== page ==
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Harney County Cooperative Weed Management Area
Affiliated Counties or Partnership
Harney County CWMA
Jim Campbell, Coordinator
450 Buena Vista Ave, Burns, OR 97220
Phone:  541-573-8385
Email:  jim.campbell@co.harney.or.us
The following questions were answered by cooperators as part of an Oregon CWMA survey project in 2009.

CWMA Mission
The specific purpose for which this cooperative organization is: to establish a cooperative weed management area in Harney County for the purpose of controlling invasive plant species.  This is to facilitate a better coordinated, comprehensive approach by combining the resources of existing and new groups in a concerted effort to the enhancement of integrated invasive weed management across cooperative jurisdictional boundaries.  This goal shall be achieved through the cooperative efforts of Education/Awareness, Prevention/Early Detection, Research, Weed Inventories, Integrated Treatment, and Weed Monitoring.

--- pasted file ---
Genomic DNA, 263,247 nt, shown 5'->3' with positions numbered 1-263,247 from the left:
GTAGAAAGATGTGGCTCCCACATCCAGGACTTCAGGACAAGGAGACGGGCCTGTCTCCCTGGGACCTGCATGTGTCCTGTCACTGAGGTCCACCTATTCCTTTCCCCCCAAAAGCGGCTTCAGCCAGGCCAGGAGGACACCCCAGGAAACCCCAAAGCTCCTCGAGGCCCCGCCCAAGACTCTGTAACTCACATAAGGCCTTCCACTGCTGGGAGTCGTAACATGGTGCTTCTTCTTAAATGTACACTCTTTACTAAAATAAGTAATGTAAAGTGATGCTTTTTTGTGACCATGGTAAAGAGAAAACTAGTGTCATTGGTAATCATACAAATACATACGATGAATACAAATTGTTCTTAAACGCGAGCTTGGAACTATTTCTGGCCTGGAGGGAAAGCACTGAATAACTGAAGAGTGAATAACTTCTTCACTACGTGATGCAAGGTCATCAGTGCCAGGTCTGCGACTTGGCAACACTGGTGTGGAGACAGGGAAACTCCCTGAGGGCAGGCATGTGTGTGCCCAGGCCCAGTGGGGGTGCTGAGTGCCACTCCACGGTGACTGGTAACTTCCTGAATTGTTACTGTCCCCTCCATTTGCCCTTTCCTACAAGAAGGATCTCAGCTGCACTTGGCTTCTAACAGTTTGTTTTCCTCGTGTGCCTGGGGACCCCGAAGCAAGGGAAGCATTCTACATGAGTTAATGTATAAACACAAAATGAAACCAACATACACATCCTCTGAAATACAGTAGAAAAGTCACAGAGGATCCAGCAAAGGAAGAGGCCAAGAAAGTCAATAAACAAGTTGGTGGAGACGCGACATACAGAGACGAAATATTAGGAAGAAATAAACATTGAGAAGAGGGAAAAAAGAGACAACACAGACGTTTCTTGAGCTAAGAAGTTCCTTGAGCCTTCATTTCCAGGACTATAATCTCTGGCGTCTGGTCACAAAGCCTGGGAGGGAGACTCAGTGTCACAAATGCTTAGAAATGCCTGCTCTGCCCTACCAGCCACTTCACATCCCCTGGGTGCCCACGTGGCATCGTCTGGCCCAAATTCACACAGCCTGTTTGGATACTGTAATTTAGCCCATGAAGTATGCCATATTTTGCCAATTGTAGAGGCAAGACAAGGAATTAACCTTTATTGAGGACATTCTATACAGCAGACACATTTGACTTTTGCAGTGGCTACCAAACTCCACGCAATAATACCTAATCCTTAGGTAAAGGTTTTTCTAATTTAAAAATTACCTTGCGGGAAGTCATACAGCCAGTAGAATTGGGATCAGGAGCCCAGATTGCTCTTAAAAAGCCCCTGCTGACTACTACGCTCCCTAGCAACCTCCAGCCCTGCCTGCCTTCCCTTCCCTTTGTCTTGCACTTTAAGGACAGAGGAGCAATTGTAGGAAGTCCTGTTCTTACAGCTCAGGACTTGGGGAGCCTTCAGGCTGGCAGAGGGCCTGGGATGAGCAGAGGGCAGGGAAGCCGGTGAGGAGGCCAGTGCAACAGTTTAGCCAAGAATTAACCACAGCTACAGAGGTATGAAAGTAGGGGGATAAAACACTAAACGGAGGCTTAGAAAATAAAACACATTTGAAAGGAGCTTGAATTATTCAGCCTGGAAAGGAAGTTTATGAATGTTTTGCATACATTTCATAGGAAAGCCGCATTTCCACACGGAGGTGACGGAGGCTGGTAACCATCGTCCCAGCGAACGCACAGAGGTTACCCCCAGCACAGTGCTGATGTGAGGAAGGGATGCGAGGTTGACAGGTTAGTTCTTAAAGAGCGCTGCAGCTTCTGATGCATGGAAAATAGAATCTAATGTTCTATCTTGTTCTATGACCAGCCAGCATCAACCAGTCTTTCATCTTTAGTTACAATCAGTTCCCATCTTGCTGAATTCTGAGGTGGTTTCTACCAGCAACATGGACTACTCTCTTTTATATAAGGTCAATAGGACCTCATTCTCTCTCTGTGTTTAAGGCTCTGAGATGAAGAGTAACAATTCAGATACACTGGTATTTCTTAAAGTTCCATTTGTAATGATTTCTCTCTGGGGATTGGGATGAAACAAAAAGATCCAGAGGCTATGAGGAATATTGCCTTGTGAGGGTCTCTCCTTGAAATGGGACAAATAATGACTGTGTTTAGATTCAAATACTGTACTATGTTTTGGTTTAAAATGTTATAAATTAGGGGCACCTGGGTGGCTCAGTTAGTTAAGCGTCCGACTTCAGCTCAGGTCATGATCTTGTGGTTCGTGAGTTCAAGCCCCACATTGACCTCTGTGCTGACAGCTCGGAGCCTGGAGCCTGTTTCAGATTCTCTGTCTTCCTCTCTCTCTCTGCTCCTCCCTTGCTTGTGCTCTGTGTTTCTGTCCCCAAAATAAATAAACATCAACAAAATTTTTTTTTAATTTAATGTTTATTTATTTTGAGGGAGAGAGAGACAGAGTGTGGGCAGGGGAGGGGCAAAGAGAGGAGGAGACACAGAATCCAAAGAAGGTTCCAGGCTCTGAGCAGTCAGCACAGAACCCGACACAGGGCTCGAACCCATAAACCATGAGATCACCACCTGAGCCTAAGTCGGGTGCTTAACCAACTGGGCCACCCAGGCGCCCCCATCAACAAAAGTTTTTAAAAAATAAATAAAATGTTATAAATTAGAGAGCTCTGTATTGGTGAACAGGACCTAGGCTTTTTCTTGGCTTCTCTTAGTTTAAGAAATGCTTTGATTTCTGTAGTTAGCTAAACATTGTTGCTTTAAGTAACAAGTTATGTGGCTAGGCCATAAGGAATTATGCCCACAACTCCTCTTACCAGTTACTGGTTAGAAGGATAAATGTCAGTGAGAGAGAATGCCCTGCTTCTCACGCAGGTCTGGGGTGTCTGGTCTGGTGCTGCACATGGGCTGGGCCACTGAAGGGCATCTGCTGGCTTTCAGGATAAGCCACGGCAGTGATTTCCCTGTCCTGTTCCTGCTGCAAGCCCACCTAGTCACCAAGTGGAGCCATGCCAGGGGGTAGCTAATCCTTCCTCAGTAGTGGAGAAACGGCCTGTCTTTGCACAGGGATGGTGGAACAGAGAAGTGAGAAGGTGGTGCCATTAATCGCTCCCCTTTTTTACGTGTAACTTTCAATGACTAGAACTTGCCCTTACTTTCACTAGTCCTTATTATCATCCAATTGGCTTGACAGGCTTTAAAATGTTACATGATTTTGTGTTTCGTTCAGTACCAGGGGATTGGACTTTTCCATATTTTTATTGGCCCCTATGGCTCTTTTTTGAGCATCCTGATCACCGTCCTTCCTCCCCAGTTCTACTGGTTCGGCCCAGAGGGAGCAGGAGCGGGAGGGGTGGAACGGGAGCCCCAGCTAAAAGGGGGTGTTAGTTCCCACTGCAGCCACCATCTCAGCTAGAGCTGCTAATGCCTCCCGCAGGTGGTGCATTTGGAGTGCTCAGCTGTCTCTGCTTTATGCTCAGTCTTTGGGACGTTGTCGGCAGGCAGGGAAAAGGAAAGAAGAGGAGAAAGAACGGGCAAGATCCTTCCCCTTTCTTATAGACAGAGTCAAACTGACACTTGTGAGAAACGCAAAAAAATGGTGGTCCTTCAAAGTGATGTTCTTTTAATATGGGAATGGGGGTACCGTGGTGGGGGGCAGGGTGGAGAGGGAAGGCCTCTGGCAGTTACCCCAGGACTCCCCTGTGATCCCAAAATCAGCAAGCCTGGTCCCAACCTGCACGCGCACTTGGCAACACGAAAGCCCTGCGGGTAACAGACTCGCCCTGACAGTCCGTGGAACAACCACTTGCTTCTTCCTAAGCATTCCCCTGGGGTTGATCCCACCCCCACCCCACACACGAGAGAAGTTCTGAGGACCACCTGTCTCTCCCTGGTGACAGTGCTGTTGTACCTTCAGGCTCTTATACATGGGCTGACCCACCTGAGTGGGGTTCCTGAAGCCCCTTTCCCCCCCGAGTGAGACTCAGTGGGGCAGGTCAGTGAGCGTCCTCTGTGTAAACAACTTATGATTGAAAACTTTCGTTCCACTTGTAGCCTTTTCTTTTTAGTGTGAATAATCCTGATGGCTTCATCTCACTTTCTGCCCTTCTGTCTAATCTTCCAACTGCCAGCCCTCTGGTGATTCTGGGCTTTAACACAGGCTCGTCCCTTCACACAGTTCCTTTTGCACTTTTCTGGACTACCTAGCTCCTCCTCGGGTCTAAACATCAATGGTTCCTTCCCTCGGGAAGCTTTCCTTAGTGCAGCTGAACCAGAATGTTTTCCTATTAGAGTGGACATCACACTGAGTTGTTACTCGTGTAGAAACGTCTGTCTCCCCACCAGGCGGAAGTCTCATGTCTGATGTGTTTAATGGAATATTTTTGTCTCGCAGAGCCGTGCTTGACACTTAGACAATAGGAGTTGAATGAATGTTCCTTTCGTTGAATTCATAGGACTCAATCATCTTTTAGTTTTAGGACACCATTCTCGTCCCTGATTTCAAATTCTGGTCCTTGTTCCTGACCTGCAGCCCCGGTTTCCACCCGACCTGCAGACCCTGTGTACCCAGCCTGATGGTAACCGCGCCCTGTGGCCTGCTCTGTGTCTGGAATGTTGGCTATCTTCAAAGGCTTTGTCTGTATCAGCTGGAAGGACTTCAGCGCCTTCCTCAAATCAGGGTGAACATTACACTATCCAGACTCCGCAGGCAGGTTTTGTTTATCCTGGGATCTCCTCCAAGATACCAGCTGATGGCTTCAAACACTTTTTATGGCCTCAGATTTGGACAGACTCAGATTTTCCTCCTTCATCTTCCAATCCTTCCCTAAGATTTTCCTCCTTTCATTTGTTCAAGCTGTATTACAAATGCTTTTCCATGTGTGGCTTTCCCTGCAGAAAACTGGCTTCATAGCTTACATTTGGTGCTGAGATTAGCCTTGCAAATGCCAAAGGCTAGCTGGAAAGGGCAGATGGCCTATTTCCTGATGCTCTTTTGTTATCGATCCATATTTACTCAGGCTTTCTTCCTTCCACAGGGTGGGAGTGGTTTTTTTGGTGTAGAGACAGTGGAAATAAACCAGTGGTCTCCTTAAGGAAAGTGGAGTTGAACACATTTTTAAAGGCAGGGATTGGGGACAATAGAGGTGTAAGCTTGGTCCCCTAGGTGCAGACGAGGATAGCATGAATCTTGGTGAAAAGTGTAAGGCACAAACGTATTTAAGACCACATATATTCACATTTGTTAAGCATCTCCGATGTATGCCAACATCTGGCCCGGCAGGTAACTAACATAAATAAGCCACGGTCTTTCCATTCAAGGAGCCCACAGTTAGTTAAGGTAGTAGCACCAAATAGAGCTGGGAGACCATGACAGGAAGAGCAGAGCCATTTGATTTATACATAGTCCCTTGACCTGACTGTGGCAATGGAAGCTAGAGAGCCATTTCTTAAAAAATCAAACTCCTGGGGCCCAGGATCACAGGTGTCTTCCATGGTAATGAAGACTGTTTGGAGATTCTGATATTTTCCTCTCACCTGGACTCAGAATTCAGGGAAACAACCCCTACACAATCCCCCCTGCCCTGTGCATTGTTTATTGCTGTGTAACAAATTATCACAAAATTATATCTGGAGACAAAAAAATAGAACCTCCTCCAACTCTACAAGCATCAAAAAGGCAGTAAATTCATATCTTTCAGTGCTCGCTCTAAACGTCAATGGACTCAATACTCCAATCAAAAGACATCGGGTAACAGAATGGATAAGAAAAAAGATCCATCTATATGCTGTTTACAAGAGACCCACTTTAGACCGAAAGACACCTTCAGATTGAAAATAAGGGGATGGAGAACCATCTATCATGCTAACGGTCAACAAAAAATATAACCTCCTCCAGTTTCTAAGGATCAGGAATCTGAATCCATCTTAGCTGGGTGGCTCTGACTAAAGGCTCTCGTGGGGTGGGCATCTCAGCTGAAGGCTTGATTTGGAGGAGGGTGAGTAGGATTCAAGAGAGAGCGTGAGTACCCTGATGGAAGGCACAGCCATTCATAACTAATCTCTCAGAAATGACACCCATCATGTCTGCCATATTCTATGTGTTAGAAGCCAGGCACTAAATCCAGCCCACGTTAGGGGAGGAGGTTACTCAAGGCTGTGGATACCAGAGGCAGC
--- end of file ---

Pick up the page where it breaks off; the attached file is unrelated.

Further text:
List the Cooperators involved in your CWMA.
Harney County, Harney County Watershed Council, Oregon State University Extension, Burns Paiute Tribe, Eastern Oregon Agricultural Research Station, Harney Soil & Water Conservation District, Malheur National Wildlife Refuge, Malheur National Forest Emigrant Creek Ranger District, Harney County Weed Board, Burns Butte Sportsman, Oregon Hunters Association, Oregon Department of Agriculture, Burns District BLM,  Oregon Department of State Lands, City of Burns, City of Hines, Oregon Department of Transportation, Oregon Department of Fish & Wildlife, and Farm Service Agency.
What makes the structure of your CWMA successful?